Forget Pacquiao-Bradley 3
Joaquin M. Henson (The Philippine Star) - April 14, 2014 - 12:00am

LAS VEGAS.  While Manny Pacquiao and Timothy Bradley delivered an entertaining fight at the MGM Grand Garden Arena here Saturday night (yesterday morning, Manila time), trainer Freddie Roach dismissed the notion of a third match.

The jampacked audience got its money’s worth as Pacquiao and Bradley mixed it up to the delight of the fans. Pacquiao won handily but the outcome was up for grabs until the sixth round where two of the three judges had it a draw. Bradley was even ahead on two scorecards , 48-47, after five.

Pacquiao pulled away starting the sixth round as the three judges awarded at least six of the last seven rounds to the Filipino. Trowbridge was particularly generous to Pacquiao, giving him a sweep from the sixth to the 12th rounds. If both fighters were crowd-pleasers, they would surely be considered for a third encounter. As it turned out, only Pacquiao consistently pressed his attack.

Roach admitted he was surprised by Bradley’s aggressiveness at the start. “I expected him to run and that’s what we worked on in the gym, cutting the ring off,” said Roach. “I think Bradley wanted to catch us off-guard by going aggressive and engaging. I was surprised.”

It took a right from Bradley to shake up Pacquiao in the fourth and Roach quickly thought of an antidote. In the gym, Pacquiao would either block it or spin away from the right hand after throwing a 1-2-1 combination off a feint. The ability to adjust during a fight is one of Pacquiao’s distinct assets.  After solving the problem of Bradley’s right, Pacquiao retooled to execute his offense.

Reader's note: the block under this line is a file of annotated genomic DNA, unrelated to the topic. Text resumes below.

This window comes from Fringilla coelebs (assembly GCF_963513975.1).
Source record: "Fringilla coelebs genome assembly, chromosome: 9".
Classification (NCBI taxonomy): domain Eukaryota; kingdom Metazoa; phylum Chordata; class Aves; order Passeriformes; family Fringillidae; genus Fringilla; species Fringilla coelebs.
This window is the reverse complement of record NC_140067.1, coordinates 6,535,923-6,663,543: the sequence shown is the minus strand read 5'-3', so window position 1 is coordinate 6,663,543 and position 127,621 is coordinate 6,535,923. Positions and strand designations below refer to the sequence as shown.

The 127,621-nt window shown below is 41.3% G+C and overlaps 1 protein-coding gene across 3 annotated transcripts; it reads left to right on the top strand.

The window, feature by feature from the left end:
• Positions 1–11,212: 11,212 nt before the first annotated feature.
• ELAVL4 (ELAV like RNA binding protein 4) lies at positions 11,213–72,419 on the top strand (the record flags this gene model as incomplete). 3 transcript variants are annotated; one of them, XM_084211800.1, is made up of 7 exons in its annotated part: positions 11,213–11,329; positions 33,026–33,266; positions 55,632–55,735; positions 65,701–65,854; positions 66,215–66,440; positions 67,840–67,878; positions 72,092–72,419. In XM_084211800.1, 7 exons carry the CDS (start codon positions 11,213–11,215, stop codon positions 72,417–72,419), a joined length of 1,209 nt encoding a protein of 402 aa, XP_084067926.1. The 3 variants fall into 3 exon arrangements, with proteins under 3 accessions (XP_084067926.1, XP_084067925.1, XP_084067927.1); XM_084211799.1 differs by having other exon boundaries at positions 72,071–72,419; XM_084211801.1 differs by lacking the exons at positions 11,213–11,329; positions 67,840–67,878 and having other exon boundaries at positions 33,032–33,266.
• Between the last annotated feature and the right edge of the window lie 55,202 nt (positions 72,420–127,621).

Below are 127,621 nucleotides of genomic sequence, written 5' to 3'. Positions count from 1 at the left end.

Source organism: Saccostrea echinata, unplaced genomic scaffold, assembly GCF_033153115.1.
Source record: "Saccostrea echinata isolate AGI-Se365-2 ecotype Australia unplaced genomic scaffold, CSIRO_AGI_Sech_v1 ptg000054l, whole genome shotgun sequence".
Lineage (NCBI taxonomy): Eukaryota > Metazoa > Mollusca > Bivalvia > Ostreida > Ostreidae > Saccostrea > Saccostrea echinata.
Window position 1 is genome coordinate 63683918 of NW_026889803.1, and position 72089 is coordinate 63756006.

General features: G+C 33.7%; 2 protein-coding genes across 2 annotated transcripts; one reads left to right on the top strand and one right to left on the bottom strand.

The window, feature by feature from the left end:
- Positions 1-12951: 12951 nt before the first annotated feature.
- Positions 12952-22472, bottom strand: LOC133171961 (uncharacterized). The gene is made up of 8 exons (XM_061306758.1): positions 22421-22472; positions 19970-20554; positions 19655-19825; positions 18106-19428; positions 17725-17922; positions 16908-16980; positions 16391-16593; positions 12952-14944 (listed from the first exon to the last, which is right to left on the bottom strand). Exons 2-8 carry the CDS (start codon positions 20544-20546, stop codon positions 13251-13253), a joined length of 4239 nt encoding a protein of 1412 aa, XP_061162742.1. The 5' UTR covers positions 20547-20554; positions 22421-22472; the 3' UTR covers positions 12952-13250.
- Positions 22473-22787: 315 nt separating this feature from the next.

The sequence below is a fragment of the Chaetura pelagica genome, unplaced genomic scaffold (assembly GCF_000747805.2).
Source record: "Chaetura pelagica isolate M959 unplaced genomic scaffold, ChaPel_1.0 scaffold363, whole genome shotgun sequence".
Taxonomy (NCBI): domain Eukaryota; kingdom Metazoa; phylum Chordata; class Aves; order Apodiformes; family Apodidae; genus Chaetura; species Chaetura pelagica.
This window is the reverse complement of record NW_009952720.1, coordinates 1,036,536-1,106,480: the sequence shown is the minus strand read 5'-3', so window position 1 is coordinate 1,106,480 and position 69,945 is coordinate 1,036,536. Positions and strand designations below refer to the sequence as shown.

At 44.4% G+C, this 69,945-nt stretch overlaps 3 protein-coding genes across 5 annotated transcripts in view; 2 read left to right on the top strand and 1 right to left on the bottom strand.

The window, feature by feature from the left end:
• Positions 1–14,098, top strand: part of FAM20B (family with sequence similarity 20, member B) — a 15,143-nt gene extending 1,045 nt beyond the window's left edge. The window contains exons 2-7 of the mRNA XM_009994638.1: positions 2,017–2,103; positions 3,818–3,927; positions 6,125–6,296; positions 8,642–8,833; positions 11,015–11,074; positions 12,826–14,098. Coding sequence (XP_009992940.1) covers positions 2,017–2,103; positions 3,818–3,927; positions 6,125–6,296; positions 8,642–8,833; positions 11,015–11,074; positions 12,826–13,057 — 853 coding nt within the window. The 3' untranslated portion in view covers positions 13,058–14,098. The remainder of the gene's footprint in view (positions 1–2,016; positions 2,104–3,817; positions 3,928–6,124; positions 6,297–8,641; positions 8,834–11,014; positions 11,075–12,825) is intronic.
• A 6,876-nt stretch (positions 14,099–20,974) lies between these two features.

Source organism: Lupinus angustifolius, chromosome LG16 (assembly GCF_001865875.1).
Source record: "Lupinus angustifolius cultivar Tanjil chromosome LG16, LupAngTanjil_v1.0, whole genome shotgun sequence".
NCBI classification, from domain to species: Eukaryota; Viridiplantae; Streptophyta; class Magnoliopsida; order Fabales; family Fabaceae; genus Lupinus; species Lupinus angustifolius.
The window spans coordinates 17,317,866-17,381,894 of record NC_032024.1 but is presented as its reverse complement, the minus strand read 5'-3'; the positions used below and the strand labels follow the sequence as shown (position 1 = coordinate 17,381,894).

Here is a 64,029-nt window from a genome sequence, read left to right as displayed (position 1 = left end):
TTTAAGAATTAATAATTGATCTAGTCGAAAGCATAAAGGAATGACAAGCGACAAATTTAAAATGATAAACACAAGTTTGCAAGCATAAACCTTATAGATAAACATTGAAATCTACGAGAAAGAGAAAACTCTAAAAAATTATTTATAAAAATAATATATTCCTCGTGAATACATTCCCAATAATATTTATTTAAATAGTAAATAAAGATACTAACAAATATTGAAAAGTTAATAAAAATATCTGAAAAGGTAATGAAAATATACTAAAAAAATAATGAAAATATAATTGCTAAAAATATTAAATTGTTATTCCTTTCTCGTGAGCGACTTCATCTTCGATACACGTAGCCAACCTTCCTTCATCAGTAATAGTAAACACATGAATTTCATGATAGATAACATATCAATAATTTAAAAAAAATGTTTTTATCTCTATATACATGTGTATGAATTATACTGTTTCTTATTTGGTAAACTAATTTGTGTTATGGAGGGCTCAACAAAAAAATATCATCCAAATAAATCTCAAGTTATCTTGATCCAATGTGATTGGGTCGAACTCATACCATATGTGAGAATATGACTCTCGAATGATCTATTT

Roach said as the fight progressed, it dawned on him that Bradley aimed for a knockout, nothing else. “He was looking to throw a homerun,” said Roach. “He probably thought he wouldn’t get the decision, no matter what. So he wanted a knockout.” Bradley took the WBO 147-pound crown from Pacquiao on a hotly-disputed split decision and figured that in the rematch, he wouldn’t get the benefit of the doubt.

“Bradley tried to fight like (Juan Manuel) Marquez in the fourth fight against Manny,” he said.  â€œMarquez landed a knockout punch as Manny came forward. But Bradley ain’t no Marquez. Should there be a Pacquiao-Marquez 3? I don’t think it’s necessary. People were entertained last Saturday but I don’t think they back to watch a third fight.”

Roach said the plan was to box Bradley.

“Manny fought a smart fight,” he continued. “Eventually, Bradley slowed down either because he was tired or hurt or both. Manny was too fast for him. What’s next for Manny? I imagine it could be Marquez for a fifth fight late this year. That’s if Marquez beats Mike Alvarado on May 17.”

Roach said he hopes Floyd Mayweather will later strike a deal for a unification championship bout.  â€œMayweather’s running out of excuses to avoid Manny,” he said. “Mayweather’s fighting (Marcos) Maidana on May 3 but I don’t know how that will do in pay-per-view sales. Maidana is a little dangerous because of his big punch. I expect Mayweather to teach him a boxing lesson. After Maidana, there’s nobody else who can bring in the bucks for Mayweather. I think Mayweather will realize that and come to the table with us. It’s the same with Manny. The only viable opponents left are Marquez and Mayweather.”

Roach said Mayweather is overly protective of his unblemished record. But he’ll gladly risk the 0 with another proposition that involves a lot of zeroes. The estimate is both fighters could rake in at least P50 Million if they face off. In the end, that’s what boxing is really all about – Mayweather’s nickname Money.

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